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Tuesday, 5 September 1989
Page: 978


Senator PETER BAUME(5.52) —It emerges clearly from the explanation of the Minister for Justice (Senator Tate) that the capacity of this Parliament to amend or to vary States grants in the Aboriginal area will be quite markedly reduced by the passage of this legislation in the form proposed. The Minister has said that it will not reduce our capacity to examine them by way of the Estimates process. That is not contested, but all senators know, and the Committee will be aware, that our capacity to amend anything in Appropriation Bill (No. 1) is extremely limited. Further, I remind the Committee that this is the democratic parliamentary chamber of Australia-not the other place, which is always the executive chamber, always controlled by the government of the day. If there is to be any examination other than just an examination of a formal nature such as occurs in the other place with set piece speeches and predictable votes, it will take place in the parliamentary chamber-and that is the Australian Senate.

There are Bills which the Australian Senate cannot amend. The Government is proposing that certain functions be passed from a Bill which we can amend and from a process which we have been able to amend to a process which we are no longer able to amend. We believe that to be a retrograde step and something that we will live to regret.


Senator MacGibbon —Just like the stamp allowance.


Senator PETER BAUME —It is interesting that Senator MacGibbon mentions the stamp allowance. I hope that is unfinished business. Our concern is to try to ensure that the Parliament does not lose its capacity to oversight these appropriations. The Minister has made it clear that we can examine them. I ask the Minister: When did we last amend Appropriation Bill (No. 1)? When did we last move a request that was acceded to? I cannot recall it; I doubt that my colleagues can recall it.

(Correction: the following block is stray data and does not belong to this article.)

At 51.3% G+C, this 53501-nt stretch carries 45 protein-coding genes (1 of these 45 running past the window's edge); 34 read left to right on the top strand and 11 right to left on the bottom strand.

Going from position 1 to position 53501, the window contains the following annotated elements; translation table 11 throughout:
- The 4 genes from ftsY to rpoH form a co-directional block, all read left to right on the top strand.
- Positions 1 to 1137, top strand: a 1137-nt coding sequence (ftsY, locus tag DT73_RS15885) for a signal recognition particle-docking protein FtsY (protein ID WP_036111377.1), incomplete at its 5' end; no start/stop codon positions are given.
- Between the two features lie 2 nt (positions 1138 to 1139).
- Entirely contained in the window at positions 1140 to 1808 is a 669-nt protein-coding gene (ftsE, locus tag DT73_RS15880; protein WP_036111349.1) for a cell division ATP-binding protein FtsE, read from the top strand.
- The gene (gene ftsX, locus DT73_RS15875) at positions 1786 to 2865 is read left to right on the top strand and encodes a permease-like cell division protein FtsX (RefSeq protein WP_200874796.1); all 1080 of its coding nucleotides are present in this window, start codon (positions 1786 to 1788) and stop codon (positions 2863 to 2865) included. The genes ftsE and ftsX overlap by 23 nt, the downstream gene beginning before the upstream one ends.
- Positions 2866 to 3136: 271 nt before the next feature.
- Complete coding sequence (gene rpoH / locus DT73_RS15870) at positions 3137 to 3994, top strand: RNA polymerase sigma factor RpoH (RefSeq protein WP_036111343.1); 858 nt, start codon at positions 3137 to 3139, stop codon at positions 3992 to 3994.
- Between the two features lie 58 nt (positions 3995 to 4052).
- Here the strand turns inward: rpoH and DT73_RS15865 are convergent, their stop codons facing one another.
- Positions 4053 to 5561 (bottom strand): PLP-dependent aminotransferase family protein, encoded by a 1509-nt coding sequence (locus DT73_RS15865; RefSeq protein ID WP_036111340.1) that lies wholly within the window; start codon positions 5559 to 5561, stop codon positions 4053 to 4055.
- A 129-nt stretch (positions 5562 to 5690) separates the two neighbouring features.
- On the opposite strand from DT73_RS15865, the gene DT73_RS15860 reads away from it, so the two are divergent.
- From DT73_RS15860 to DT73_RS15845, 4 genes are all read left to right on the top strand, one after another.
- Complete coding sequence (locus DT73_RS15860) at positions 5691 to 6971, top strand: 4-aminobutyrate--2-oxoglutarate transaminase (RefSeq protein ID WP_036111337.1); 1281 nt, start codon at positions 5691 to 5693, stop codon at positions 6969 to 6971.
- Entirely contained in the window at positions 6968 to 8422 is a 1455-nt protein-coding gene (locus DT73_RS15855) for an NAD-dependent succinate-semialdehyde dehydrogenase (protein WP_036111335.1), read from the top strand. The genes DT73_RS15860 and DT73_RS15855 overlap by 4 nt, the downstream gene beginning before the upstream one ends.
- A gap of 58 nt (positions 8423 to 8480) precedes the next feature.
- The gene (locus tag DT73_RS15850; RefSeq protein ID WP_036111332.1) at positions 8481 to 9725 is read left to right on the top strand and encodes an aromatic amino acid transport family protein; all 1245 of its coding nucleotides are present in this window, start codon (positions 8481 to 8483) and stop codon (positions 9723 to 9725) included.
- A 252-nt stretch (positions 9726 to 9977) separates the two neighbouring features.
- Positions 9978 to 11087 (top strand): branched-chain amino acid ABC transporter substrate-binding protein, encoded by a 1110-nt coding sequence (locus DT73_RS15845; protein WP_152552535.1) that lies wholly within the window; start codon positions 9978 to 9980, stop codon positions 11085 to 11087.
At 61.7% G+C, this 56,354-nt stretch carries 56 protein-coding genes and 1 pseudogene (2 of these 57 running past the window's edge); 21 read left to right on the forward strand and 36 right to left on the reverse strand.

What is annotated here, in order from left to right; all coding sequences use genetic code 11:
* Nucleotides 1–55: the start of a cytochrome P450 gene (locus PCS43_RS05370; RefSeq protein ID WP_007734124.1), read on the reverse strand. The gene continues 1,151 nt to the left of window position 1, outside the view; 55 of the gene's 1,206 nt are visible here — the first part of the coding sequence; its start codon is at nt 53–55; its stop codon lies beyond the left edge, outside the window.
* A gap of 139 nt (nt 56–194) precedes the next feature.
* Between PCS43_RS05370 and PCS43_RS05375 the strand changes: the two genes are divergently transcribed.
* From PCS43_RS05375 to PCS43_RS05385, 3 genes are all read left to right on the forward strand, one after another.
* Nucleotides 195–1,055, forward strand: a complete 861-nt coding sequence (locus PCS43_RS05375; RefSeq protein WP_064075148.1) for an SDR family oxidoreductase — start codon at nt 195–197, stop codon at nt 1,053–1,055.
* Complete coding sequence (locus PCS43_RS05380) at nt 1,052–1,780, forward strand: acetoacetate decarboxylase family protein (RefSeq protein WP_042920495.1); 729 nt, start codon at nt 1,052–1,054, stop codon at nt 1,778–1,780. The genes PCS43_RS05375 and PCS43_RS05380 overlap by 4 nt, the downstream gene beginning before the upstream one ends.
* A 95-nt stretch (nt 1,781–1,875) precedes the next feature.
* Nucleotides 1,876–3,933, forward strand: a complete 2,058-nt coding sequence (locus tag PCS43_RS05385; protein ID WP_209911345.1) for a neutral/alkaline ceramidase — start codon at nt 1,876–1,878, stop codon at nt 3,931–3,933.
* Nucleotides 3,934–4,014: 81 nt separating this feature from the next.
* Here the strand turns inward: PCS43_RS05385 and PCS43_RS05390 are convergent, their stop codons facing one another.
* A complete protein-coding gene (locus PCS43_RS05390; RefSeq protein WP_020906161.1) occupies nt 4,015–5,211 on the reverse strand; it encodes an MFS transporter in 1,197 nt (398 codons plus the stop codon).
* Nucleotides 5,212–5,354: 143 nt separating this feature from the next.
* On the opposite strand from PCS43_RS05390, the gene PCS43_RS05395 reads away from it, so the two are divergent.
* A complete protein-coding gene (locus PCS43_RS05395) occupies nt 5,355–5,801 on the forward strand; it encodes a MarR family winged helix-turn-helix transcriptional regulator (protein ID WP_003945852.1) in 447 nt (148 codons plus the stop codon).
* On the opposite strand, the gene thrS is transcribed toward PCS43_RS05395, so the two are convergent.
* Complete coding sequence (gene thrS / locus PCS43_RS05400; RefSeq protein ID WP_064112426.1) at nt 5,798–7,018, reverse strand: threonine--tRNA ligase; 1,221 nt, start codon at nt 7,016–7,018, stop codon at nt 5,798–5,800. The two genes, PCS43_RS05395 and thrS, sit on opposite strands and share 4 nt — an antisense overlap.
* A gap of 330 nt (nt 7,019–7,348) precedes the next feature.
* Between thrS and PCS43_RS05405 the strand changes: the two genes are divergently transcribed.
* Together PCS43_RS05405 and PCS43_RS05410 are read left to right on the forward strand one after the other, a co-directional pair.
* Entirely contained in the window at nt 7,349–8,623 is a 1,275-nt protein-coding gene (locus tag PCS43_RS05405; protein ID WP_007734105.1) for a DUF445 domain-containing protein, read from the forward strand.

Senator McKiernan —You are the father of the House. You would know.


Senator PETER BAUME —Not quite. In fact, it has almost never been done. We used a process with some notoriety in 1975 but it took cognisance of the fact that we could not amend particular Bills.


Senator Boswell —That is what we will have to do now; we are going to have to block Supply.


Senator PETER BAUME —Senator Boswell says that, in the event that there is an unsatisfactory feature, we may have to block Supply. I foreshadow that when we come to amendment 17, which is the next one, we will argue--


Senator MacGibbon —And amendment 16.


Senator PETER BAUME —Amendments 14, 15 and 16 are being considered now. When we get to amendment 17 we shall be looking specifically at this question of the arrangements with the States and at some of the failures of process for which the Government stands condemned. It is not enough that the outcome is such and such if the process which got us there is quite unsatisfactory. We still assert that our proposed amendments 14, 15 and 16 are necessary and would be beneficial. We invite the Committee to agree to them.

Question put:

That the amendments (Senator Peter Baume's) be agreed to.